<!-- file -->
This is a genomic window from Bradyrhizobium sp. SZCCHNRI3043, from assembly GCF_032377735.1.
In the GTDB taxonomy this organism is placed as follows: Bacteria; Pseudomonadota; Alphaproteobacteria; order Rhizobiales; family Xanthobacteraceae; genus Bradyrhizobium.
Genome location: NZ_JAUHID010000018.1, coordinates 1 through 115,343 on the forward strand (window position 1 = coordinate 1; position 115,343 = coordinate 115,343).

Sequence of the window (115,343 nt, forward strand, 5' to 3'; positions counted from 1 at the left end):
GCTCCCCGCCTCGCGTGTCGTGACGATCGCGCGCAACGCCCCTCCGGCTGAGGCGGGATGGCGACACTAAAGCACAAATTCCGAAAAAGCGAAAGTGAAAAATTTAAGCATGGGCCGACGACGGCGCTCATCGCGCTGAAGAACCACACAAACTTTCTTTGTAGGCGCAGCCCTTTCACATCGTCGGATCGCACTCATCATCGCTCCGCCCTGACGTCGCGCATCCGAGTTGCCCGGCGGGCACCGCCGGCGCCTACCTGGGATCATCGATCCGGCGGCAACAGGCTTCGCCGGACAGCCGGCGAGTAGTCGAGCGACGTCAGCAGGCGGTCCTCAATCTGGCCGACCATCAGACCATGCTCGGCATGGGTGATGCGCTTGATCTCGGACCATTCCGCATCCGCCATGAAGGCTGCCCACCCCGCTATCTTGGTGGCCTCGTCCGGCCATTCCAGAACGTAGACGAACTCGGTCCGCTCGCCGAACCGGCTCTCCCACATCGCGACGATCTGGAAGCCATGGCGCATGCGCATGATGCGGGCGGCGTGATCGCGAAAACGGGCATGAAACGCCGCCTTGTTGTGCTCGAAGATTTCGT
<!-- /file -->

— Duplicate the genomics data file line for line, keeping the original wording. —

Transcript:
This is a genomic window from Bradyrhizobium sp. SZCCHNRI3043, from assembly GCF_032377735.1.
In the GTDB taxonomy this organism is placed as follows: Bacteria; Pseudomonadota; Alphaproteobacteria; order Rhizobiales; family Xanthobacteraceae; genus Bradyrhizobium.
Genome location: NZ_JAUHID010000018.1, coordinates 1 through 115,343 on the forward strand (window position 1 = coordinate 1; position 115,343 = coordinate 115,343).

Sequence of the window (115,343 nt, forward strand, 5' to 3'; positions counted from 1 at the left end):
GCTCCCCGCCTCGCGTGTCGTGACGATCGCGCGCAACGCCCCTCCGGCTGAGGCGGGATGGCGACACTAAAGCACAAATTCCGAAAAAGCGAAAGTGAAAAATTTAAGCATGGGCCGACGACGGCGCTCATCGCGCTGAAGAACCACACAAACTTTCTTTGTAGGCGCAGCCCTTTCACATCGTCGGATCGCACTCATCATCGCTCCGCCCTGACGTCGCGCATCCGAGTTGCCCGGCGGGCACCGCCGGCGCCTACCTGGGATCATCGATCCGGCGGCAACAGGCTTCGCCGGACAGCCGGCGAGTAGTCGAGCGACGTCAGCAGGCGGTCCTCAATCTGGCCGACCATCAGACCATGCTCGGCATGGGTGATGCGCTTGATCTCGGACCATTCCGCATCCGCCATGAAGGCTGCCCACCCCGCTATCTTGGTGGCCTCGTCCGGCCATTCCAGAACGTAGACGAACTCGGTCCGCTCGCCGAACCGGCTCTCCCACATCGCGACGATCTGGAAGCCATGGCGCATGCGCATGATGCGGGCGGCGTGATCGCGAAAACGGGCATGAAACGCCGCCTTGTTGTGCTCGAAGATTTCGT